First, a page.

This, however, is thought to be a mere strain upon the text, for the words are these, that all true believers shall break their eggs at the convenient end. And which is the convenient end seems, in my humble opinion, to be left to every man’s conscience, or at least in the power of the Chief Magistrate to determine.
This part is full of references to current politics; but the satire is free from bitterness.
  28
  In the second part, the voyage to Brobdingnag, the author’s contempt for mankind is emphasised. Gulliver now found himself a dwarf among men sixty feet in height. The king, who regarded Europe as if it were an anthill, said, after many questions, “How contemptible a thing was human grandeur, which could be mimicked by such diminutive insects” as Gulliver, and Gulliver himself, after living among a great race distinguished for calmness and common-sense, could not but feel tempted to laugh at the strutting and bowing of English lords and ladies as much as the king did at him. The king could not understand secrets of state, for he confined the knowledge of governing to good common-sense and reason, justice and lenity. Finally, he said: “I cannot but conclude the bulk of your natives to be the most pernicious race of little odious vermin that Nature ever suffered to crawl upon the surface of the earth.” But Gulliver remarks that allowances must be made for a king living apart from the rest of the world.   29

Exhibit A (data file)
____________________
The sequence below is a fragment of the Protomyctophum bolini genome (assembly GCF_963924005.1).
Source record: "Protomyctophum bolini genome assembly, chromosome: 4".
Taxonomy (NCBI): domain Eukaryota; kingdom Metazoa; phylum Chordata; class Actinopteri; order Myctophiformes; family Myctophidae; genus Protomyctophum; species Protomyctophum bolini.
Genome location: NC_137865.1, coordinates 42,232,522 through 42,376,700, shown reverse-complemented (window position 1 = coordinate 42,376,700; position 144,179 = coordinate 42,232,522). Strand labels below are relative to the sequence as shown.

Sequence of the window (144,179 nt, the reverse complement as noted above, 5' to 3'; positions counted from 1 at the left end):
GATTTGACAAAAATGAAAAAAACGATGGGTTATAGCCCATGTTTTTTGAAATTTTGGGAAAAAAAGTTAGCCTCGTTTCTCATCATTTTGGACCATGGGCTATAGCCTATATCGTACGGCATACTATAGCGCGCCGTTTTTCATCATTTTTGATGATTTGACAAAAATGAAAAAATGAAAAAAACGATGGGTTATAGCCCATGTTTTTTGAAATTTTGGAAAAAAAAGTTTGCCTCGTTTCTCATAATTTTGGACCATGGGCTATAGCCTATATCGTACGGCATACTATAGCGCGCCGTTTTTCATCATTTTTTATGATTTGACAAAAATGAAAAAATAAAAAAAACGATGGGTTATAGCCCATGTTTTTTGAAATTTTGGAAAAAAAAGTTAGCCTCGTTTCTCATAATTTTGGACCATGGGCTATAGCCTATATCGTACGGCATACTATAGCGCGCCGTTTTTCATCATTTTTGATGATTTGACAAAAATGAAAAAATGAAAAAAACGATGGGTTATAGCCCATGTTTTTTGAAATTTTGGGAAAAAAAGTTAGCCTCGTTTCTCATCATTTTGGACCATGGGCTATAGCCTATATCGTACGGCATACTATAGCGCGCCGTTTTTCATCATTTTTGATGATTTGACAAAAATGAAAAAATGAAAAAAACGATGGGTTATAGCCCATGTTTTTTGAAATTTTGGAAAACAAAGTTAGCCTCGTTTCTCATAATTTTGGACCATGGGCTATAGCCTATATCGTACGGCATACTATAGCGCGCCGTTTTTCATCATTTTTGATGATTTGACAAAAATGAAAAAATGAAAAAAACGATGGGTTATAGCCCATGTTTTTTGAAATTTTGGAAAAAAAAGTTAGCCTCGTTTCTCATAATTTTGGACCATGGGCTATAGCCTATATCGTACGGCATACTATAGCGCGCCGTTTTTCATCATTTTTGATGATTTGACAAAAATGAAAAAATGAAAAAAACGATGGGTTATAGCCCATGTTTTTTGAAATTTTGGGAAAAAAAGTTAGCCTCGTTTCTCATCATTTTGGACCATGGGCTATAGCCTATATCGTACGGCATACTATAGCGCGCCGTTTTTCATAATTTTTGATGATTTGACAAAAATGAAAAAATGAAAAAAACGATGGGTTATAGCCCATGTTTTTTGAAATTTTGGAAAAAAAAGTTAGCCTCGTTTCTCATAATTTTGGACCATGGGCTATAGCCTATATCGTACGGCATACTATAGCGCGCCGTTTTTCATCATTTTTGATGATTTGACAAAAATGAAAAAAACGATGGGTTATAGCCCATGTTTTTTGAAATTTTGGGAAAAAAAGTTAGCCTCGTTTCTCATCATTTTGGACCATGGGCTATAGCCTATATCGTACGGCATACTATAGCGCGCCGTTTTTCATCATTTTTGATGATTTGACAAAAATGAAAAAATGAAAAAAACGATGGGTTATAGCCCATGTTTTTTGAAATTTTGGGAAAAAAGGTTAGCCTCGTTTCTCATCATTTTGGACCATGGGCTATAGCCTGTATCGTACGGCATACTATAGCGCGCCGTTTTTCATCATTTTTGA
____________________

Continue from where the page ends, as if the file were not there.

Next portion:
The third part of the book is, in many ways, less interesting, partly because it is less plausible, partly because the story is interrupted more often by personal attacks. The satire is chiefly on philosophers, projectors and inventors, men who are given to dwelling in the air, like the inhabitants of the Flying Island. If it be said that the attacks on the learned were unfair, it must be remembered that the country had recently gone through the experience of the South Sea Bubble, when no project was too absurd to be brought before the public. Unfortunately, Swift does not properly distinguish between pretenders to learning and those who were entitled to respect. In the Island of Sorcerers, Gulliver was able to call up famous men of ancient times and question them, with the result that he found the world to have been misled by prostitute writers to ascribe the greatest exploits in war to cowards, the wisest counsels to fools, sincerity to flatterers, piety to atheists. He saw, too, by looking at an old yeoman, how the race had gradually deteriorated, through vice and corruption. He found that the race of Struldbrugs or Immortals, so far from being happy, were the most miserable of all, enduring an endless dotage, and hated by their neighbours. We cannot but recall the sad closing years of Swift’s own life; but the misery of his own end was due to mental disease and not to old age.   30